Lhasa, the capital of the Tibet Autonomous Region, lies on the Lhasa River's north bank in a valley of the Himalayas. Rising atop Red Mountain at an altitude of 3,700m, the red-and-white Potala Palace once served as the winter home of the Dalai Lama. The palace’s rooms, numbering around 1,000, include the Dalai Lama’s living quarters, as well as murals, chapels and tombs
Applique Thangkas is Known as göchen thangka in Tibet. The Huns of Central Asia were the first to use applique to decorate saddle blankets. It traveled eastward along the Silk Road, and Tibetans accepted it as a holy art form.
Fabric thangkas were created in the 15th century utilizing an indigenous applique method. These thangkas, which are lavishly embroidered and appliqued, immediately became popular in Tibet.
Because of its excellent quality materials, durability, suppleness, and potential .
Dusum Khyenpa is known as the 1st Karmapa. Dusum Khyenpa is the founder of the Karma (Kamtsang) branch of the Kagyu Tradition. Dusum Khyenpa was born in Kham
He served as Abbot of Daklha Gampo monastery after Gampopa and founded the Tsurphu monastery. He is becoming the seat of the incarnate Karmapa lamas.
Dusum Khyenpa was the founder of the Karma Kagyu school and of its three main monasteries: Kampo Nenang Gon in 1164, Karma Gon .
The birth of the 6th Karmapa, Tongwa Donden (1416-1453), at Ngomto Shakyam near Karma Gon in east Tibet, was marked by many auspicious signs. One month later, carried by his mother as she went begging, he became highly excited when their path crossed that of Lama Ngompa Chadral, a student of the fifth Karmapa.
When Lama Ngompa Chadral asked who he was, the child smiled and replied
“I’m the unborn, free from all names, places, and .
Brahmarupa Mahakala is the outer form of Chaturmukha Mahakala. He is the special protector of the Guhyasamaja Tantra and the 2nd main protector of the Sakya School.
Brahmarupa, a benign form of the wrathful deity Mahakala, is shown as a bearded nomadic ascetic, sitting on a corpse, wearing a bone apron, and holding a thighbone trumpet and a skull cup.
A protector of the Sakya school of Tibetan Buddhism, he is credited with introducing the Hevajra .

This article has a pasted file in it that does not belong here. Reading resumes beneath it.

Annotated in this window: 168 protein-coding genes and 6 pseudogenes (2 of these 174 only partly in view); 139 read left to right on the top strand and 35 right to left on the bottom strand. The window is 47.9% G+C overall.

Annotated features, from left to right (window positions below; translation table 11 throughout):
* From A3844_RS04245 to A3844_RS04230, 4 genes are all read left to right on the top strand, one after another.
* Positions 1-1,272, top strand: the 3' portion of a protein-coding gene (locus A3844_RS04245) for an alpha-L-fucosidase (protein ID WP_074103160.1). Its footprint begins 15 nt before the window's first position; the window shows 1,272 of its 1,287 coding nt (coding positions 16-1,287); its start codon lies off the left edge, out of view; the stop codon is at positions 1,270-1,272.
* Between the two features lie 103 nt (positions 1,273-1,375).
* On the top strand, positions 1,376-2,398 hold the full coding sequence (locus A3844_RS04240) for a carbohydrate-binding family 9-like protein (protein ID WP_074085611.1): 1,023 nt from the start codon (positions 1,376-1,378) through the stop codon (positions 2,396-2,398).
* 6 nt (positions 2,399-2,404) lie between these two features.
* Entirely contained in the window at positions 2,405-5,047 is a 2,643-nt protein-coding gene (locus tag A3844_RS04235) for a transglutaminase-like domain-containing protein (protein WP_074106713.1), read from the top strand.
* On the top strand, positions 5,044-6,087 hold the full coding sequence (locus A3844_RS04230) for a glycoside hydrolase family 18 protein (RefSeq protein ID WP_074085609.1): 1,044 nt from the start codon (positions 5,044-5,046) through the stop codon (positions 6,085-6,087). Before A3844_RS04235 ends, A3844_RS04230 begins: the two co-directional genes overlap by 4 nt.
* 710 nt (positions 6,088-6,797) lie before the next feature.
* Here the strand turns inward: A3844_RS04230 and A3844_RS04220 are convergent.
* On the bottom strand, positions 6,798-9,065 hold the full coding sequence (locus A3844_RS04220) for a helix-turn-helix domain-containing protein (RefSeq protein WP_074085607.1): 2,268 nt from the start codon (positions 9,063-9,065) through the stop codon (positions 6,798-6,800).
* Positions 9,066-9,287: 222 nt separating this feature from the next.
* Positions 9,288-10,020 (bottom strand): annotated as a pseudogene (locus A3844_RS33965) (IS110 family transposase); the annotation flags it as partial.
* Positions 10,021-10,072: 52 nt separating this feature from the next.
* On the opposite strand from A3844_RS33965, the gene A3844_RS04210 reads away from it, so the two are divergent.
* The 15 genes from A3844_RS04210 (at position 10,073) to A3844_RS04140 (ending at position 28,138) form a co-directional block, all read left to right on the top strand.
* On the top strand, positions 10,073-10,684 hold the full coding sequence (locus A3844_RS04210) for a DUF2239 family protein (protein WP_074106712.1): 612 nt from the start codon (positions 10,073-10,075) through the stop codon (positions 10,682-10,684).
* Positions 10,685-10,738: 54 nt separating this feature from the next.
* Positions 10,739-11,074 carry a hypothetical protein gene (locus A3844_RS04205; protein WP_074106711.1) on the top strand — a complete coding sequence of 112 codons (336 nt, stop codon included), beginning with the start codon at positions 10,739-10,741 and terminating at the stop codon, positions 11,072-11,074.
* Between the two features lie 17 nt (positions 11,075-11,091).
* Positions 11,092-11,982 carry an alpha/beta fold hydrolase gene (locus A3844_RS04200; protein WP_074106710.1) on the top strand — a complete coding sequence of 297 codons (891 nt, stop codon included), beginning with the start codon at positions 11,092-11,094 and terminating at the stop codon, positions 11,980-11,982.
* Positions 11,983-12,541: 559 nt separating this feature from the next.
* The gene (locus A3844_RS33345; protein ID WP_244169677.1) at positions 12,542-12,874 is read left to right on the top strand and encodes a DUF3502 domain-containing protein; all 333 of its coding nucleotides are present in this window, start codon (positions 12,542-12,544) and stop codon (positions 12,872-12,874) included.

Lobzang Palden Yeshe is known as the 3rd Panchen Lama who was born in 1738 in Tashitse, Shang district, Tsang Province.
Panchen Lama is one of the most important figures in the Gelug tradition, with its spiritual authority second only to Dalai Lama.
The Viability of the Panchen Lama
In this portion, we are going to learn about the viability of the Panchen Lama. After that short etymological description of the word Panchen Lama itself, and finally .
Dalai Lama and Tsangyang Gyatso were born in 1683. The Sixth Dalai Lama and Tsangyang Gyatso were perhaps the most popular Dalai Lama. The discovery of Tsangyang Gyatso was kept a secret by the regent Desi Sangye Gyatso until the construction of the Potala Palace was complete.
Tsangyang Gyatso was in no way a model of his predecessor The Great Fifth. Tsangyang Gyatso enjoyed the life of a layman and is best known for his .
Gotsangpa Gonpo Dorje was known as mahasiddha of the Drukpa Kagyu school, well known for his songs of realization and said to have been an emanation of Milarepa.
The Viability of Gotsangpa Gonpo Dorje
In this section, we are going to learn about the viability of Gotsangpa Gonpo Dorje. And after that, we will learn about the short etymological description.
Etymology of Gotsangpa Gonpo Dorje
Gotsangpa Gonpo Dorje is known as Rgod tshang pa mgon po rdo rje .
Tashi Paltseg was born in 1359-1424. Tashi Paltseg was born in 9th-century at Throne Holder of Taglung.
The life of Tasi Paltseg
In this portion, we are going to learn about the life of Tashi Platseg, after te short etymological description of the word Tashi Platseg itself.
Etymology of Tashi Patseg
Tashi Platseg appointed Taglung Shamar Jangchub Gyatso to the abbacy of Taglung
Earlier, we learn about the life of Tashi Platseg. Now, we are going to learn about .
Avalokitesvara, the Lord of Compassion, gazes out across the world, his white radiance soothing the sufferings of living beings. With one pair of hands, he clasps to his heart the wish-fulfilling gem of his vow to eradicate the world's pain. In his upper left hand, he holds the lotus of spiritual receptivity, the desire to leave the mud of samsara and reach up toward the sun of true happiness. Above his head, we sense .